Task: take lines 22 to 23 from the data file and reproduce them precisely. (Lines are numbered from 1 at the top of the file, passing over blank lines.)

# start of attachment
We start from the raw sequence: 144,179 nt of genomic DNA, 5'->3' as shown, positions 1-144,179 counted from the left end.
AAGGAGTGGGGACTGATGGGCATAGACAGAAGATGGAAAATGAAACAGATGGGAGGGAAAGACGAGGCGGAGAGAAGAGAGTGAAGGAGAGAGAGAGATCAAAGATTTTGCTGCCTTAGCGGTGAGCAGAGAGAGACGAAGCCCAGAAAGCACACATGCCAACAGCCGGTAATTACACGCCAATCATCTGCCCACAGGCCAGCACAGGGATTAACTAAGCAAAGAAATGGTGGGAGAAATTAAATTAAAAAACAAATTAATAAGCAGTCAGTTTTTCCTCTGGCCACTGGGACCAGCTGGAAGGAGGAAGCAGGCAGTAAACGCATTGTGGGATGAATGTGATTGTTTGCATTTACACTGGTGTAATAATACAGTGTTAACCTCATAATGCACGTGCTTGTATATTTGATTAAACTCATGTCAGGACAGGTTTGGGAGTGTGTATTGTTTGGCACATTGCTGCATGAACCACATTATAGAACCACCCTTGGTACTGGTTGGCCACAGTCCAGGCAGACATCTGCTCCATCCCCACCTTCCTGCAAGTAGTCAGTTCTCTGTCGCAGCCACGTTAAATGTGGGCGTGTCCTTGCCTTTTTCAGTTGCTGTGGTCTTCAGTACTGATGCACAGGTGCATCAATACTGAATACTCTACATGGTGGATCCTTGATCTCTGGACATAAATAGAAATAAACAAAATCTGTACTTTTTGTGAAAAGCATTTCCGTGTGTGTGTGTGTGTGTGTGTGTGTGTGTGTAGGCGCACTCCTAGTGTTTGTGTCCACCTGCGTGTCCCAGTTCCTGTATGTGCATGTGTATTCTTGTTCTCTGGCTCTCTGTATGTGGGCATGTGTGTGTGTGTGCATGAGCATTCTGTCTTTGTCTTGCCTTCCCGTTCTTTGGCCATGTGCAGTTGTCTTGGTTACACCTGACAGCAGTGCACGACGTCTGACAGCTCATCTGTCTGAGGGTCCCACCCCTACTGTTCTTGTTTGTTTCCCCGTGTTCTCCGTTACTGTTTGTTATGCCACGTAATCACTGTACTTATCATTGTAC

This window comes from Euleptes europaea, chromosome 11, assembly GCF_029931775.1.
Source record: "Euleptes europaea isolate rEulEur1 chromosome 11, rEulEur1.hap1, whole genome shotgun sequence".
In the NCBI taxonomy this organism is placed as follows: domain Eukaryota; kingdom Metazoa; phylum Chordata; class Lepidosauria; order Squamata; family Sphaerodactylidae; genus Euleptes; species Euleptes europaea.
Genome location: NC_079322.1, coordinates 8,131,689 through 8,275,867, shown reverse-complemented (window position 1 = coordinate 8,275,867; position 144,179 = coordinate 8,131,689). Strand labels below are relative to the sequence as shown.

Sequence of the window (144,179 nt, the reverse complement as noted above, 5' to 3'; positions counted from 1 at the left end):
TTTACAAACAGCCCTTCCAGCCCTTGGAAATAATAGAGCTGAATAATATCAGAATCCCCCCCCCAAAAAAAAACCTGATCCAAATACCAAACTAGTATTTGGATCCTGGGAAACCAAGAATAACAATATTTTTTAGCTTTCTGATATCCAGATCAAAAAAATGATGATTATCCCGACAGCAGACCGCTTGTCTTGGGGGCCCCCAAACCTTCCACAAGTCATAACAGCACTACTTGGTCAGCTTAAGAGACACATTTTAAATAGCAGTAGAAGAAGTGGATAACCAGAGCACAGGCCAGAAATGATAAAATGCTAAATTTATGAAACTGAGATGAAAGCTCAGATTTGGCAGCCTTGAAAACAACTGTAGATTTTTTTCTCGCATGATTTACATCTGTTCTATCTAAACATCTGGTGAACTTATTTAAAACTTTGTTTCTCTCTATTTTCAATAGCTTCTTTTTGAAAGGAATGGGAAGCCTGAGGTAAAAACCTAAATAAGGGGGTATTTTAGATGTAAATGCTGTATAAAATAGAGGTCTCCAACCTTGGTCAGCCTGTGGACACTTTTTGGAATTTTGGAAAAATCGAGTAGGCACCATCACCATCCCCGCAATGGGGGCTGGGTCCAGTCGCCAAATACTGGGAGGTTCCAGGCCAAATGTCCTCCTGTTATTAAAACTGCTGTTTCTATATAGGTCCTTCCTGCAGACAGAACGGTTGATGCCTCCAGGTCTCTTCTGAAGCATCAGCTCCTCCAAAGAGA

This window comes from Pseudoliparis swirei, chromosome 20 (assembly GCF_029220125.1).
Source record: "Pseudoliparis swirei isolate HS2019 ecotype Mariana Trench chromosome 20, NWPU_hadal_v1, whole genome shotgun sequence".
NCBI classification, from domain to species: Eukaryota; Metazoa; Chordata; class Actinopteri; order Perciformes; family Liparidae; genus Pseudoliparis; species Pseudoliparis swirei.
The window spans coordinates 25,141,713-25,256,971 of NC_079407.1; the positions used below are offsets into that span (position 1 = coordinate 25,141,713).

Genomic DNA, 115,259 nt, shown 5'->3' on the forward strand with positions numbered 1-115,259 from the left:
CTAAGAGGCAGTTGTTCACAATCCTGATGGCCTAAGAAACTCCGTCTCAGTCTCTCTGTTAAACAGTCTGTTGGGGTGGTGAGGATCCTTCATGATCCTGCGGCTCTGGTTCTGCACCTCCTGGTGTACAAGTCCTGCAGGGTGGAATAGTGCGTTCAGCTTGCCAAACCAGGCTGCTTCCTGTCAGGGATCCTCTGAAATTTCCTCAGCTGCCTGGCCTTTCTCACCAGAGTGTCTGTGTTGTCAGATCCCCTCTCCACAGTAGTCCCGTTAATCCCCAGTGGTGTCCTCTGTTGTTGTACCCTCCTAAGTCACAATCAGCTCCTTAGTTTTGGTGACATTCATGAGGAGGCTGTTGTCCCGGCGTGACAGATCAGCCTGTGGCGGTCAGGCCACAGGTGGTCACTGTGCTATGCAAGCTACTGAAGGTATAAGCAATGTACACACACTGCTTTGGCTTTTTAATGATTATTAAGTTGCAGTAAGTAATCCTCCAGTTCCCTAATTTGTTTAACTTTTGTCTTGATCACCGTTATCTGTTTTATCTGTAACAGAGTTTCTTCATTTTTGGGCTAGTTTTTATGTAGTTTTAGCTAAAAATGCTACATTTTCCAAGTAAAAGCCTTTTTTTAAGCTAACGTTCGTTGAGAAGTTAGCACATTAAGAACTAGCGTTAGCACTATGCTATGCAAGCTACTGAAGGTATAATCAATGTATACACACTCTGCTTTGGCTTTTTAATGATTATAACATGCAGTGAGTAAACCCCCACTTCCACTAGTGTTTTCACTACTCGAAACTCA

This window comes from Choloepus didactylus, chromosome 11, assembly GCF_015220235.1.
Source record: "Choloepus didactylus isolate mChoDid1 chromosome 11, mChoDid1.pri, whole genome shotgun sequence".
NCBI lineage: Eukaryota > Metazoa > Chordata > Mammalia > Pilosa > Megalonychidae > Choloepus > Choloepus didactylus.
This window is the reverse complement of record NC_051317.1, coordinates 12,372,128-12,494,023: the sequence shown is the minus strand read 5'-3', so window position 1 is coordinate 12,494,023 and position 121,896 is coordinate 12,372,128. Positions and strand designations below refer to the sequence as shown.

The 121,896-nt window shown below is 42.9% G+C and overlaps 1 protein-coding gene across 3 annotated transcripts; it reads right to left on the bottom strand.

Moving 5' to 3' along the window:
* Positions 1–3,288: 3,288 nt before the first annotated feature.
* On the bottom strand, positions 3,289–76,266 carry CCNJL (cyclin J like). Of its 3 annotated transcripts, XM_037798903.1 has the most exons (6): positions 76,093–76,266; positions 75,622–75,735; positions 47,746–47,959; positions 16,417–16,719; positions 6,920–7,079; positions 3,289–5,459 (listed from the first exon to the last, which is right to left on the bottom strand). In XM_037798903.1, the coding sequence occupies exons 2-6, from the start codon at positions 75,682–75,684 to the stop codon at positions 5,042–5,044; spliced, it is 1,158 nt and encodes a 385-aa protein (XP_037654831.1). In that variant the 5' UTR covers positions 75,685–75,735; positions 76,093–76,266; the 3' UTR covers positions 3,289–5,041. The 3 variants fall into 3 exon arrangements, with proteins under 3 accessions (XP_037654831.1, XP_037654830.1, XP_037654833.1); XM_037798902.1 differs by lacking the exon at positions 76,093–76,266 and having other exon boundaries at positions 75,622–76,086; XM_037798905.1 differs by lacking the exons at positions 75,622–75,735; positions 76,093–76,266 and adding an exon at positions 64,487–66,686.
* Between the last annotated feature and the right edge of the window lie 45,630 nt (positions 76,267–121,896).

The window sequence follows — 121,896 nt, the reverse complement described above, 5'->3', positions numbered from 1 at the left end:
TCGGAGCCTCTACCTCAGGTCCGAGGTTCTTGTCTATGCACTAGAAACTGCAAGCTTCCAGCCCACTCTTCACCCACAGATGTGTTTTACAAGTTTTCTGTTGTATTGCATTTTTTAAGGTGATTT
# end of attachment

* On the bottom strand, positions 3,289–76,266 carry CCNJL (cyclin J like). Of its 3 annotated transcripts, XM_037798903.1 has the most exons (6): positions 76,093–76,266; positions 75,622–75,735; positions 47,746–47,959; positions 16,417–16,719; positions 6,920–7,079; positions 3,289–5,459 (listed from the first exon to the last, which is right to left on the bottom strand). In XM_037798903.1, the coding sequence occupies exons 2-6, from the start codon at positions 75,682–75,684 to the stop codon at positions 5,042–5,044; spliced, it is 1,158 nt and encodes a 385-aa protein (XP_037654831.1). In that variant the 5' UTR covers positions 75,685–75,735; positions 76,093–76,266; the 3' UTR covers positions 3,289–5,041. The 3 variants fall into 3 exon arrangements, with proteins under 3 accessions (XP_037654831.1, XP_037654830.1, XP_037654833.1); XM_037798902.1 differs by lacking the exon at positions 76,093–76,266 and having other exon boundaries at positions 75,622–76,086; XM_037798905.1 differs by lacking the exons at positions 75,622–75,735; positions 76,093–76,266 and adding an exon at positions 64,487–66,686.
* Between the last annotated feature and the right edge of the window lie 45,630 nt (positions 76,267–121,896).